Oklahoma History Center

(800 Nazih Zuhdi) 522-0765

Smoke Over Oklahoma: The Railroad Photographs of Preston George

This exhibit includes twenty-five images of different railroad lines that passed through Oklahoma, such as the Katy and the Frisco, and the heavier duty locomotives of the Kansas City Southern and the Santa Fe lines. The exhibit also features images of various metro lines and trolleys.

The Art of War: WWI Posters from the Oscar Jacobson Collection

This exhibit commemorates the 100th anniversary of the United States' entry into World War I on April 6, 1917. On display are twenty-two posters from the Oscar Jacobson Collection. Countries on both sides of the conflict distributed posters widely to garner support, urge action, and boost morale. During World War I, the impact of the poster as a means of communication was greater than at any other time during history. As a valuable historical research resource, the posters provide multiple points of view for understanding this global conflict. As artistic works, the posters range in style from graphically vibrant works by well-known designers to anonymous broadsides.

Steamboat Heroine

This newly-expanded exhibit offers a glimpse of one of the earliest examples of western steamboats ever discovered. On May 6, 1838, Heroine was navigating the Red River on its way to Fort Towson to deliver much-needed supplies to the soldiers stationed there. Just twenty minutes from its destination, Heroine hit a snag and quickly sank. Although the majority of the superstructure of the Heroine had long since disintegrated, the surviving components were used to create an representation of the original vessel, as well as a look into the lives of the people of that era. Among the artifacts found in the wreckage were a number of personal items belonging to the crew and passengers.

On Behalf of the Pioneers: The Oklahoma Century Chest 1913-2013

The Century Chest time capsule was buried on April 22, 1913, in the basement of the First Lutheran Church of Oklahoma City. One hundred years later, on April 22, 2013, the church opened the chest and revealed the perfectly preserved contents deposited by the pioneers of Oklahoma. The exhibit opening marks the 125th anniversary of the Oklahoma Land Run of 1889. Visitors can view never-before-seen photographs, documents and American Indian artifacts and hear Oklahoma pioneer Angelo C. Scott's speech delivered at the burial of the chest in 1913.

Crossroads of Commerce: A History of Free Enterprise in Oklahoma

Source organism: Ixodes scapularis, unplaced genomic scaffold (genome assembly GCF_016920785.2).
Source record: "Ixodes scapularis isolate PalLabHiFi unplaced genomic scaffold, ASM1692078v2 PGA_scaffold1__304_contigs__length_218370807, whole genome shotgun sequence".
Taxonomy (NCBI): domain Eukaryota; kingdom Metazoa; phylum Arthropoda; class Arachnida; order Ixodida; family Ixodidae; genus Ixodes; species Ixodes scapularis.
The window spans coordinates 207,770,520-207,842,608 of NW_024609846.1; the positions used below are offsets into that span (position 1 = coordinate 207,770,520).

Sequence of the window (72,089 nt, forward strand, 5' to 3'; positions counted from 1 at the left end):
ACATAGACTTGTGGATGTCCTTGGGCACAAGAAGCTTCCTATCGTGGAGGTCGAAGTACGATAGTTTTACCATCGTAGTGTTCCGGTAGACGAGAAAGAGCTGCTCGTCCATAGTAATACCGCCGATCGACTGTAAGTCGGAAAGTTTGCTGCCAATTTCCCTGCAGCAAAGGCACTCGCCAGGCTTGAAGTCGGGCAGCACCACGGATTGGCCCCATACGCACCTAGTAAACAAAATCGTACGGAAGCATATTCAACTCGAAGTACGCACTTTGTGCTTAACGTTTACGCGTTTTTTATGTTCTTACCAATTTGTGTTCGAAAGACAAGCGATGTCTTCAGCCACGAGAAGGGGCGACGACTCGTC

This exhibit tells the story of economic development in Oklahoma through five time periods from 1716 to the present day, connecting the dots between history and economic development in a way that celebrates creativity and hard work and inspires young people to take a chance. The exhibit features a number of structural reproductions and interactive opportunities. Visitors will see an actual truss from the Wiley Post Hangar and enter the simulated cockpit of a Lockheed Vega airplane. Other features include scenes of a newspaper printing operation, grist mill, cotton gin, grain elevator, Cain's Ballroom, a TG&Y store in the 1950s, the studios of WKY-Radio and WKY-TV, the Shelter Church Studio and the Thunder scoreboard from Chesapeake Energy Arena.

Sam Noble Museum

(2401 Chautauqua, Norman) 325-4712

Explore Evolution

Sept. 4 - Dec. 31

How does one species of fruit fly turn into 800? How can environmental changes and differing food supply cause finches' bills to change size and shape? Explore the evolution of life and learn all about Earth's organisms, from rapidly evolving viruses to whales that walked.


Science Museum Oklahoma

(2020 Remington Pl) 602-6664

Bodies Revealed

Through Oct. 29

"Bodies Revealed" is a comprehensive exploration of the human body that gives visitors the opportunity to view the beautiful complexity of their own organs and systems. This striking exhibition showcases whole and partial scientific human body specimens that have been meticulously preserved through an innovative process that allows visitors to see themselves in a fascinating way like never before.

Mythical Menagerie

Through Dec. 3

Features a comprehensive exhibition of the original models, prototypes, bronzes, sketches and storyboards of the fantasy films of stop-motion animation pioneer Ray Harryhausen. Harryhausen created Dynamation, his own signature stop-motion animation process that made his miniature creatures appear life-size on the silver screen.